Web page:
Article from: Courier Mail
By Glenis Green
December 04, 2009 03:45pm
CHARGES brought against a Brisbane man whose ski boat ran over and killed a friend’s child have been dismissed by a Maryborough magistrate.
Jeffrey Ussher, 25, and his family and supporters wept with relief after magistrate John Smith ruled in a late court sitting last night that he should not have to stand trial for the dangerous operation of a vessel.
Two days of committal proceedings had included evidence and cross-examination by Ussher’s defence counsel, Bill Potts, about the incident on November 30 in Tinana Creek near Maryborough last year which killed Noosaville boy Jyah Lamb, 8.
Ussher had been charged with dangerous operation of a vessel causing death.
Jyah had been paddling in the middle of the creek on a surfboard when two boats powering along the creek’s popular water ski course approached. The first one towing a wake boarder was able to avoid the boy, but the second craft – driven by Ussher – hit him, snapping the board in two and plunging him beneath the water.
Despite desperate searching by a group of families who had camped by the creek for a weekend of waterskiing and wake-boarding, Jyah’s body was not recovered until two days later, some distance downstream.
Mr Potts said today that the magistrate had been satisfied after hearing a number of witnesses to the incident and final submissions that there was insufficient evidence to send Ussher to trial.
“It was just a tragedy, an accident,” Mr Potts said. “There was no suggestion of recklessness or dangerous operation … they were all safety-conscious. It’s a moment they will all regret for the rest of their lives.”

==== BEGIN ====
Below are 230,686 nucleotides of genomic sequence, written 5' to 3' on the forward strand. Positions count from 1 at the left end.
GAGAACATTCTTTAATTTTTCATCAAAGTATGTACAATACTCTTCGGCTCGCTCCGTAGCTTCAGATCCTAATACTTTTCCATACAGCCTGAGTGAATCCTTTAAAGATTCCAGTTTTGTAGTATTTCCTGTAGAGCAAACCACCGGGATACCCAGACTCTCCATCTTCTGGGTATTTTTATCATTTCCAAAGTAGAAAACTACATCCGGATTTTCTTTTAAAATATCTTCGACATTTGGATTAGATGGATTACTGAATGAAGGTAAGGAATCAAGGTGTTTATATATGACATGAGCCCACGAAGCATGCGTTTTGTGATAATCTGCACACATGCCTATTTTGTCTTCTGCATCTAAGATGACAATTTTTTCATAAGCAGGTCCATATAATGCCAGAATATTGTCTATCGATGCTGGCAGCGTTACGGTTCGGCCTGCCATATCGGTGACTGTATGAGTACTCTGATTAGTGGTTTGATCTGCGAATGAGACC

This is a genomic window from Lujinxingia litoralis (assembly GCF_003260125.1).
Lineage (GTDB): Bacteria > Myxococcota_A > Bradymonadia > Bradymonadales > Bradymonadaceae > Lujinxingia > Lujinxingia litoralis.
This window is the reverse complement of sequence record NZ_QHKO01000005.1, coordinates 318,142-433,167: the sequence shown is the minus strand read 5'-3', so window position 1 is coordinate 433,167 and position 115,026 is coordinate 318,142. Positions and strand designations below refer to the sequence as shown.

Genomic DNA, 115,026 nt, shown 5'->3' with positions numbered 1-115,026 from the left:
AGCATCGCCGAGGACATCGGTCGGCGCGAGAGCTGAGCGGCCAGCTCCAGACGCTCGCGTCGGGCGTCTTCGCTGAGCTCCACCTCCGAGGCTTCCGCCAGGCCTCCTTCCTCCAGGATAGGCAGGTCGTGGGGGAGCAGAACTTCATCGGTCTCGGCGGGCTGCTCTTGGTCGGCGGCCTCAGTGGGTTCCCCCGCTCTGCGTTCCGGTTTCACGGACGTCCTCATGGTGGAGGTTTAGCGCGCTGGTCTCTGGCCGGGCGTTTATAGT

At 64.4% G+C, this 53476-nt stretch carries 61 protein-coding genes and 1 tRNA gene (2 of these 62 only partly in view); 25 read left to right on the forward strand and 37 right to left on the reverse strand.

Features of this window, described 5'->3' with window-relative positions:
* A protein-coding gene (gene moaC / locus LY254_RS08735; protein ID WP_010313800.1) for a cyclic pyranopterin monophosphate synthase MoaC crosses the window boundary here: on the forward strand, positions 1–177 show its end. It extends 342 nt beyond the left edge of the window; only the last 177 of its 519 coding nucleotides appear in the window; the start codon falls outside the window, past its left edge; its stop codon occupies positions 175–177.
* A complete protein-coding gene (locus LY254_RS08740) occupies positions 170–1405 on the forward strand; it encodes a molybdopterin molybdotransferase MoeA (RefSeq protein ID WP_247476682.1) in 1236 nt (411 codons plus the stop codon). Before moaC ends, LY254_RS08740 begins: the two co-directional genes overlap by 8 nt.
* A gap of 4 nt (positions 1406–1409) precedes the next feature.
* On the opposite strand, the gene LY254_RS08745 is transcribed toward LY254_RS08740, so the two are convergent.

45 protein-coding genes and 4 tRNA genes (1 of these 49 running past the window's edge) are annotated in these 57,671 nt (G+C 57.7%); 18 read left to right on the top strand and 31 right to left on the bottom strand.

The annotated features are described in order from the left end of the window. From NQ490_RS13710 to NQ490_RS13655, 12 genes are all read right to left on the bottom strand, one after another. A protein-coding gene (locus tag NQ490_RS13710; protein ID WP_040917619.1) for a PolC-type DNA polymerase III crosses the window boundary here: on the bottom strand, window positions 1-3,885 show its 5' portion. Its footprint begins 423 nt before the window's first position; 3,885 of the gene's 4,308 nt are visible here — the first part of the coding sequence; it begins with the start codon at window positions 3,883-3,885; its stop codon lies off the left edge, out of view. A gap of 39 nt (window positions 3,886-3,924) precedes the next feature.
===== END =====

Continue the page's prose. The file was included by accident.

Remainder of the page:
Mr Potts said that Ussher and his family had last night paid their respects to the Lamb family over their loss.
In evidence earlier yesterday, Ewan Gunn said he barely had time to shout ”whoa” to his ski boat driver before the impact
Mr Gunn said he had been taking photographs as he stood overlooking the windscreen of a boat being driven by Ussher when the accident happened in ”a tenth of a second”.
”I’d seen Jyah and the board earlier . . . but it was very glary,” he said. ”He just didn’t stand out. You couldn’t see anything until the last second.
”I can’t tell if he rolled off the board just before impact or if he was lying on top. It’s not something I like going through in my head.
”I yelled at Jeff to stop and he cut the engine instantly and I dove down to search (for the boy). We swam and searched. We couldn’t do anything except pray.”
The court heard that all drivers on the day were experienced with ski runs and the section of river and that safety was always paramount. Police said there was no suggestion Ussher was hooning, speeding, drink-driving or tired.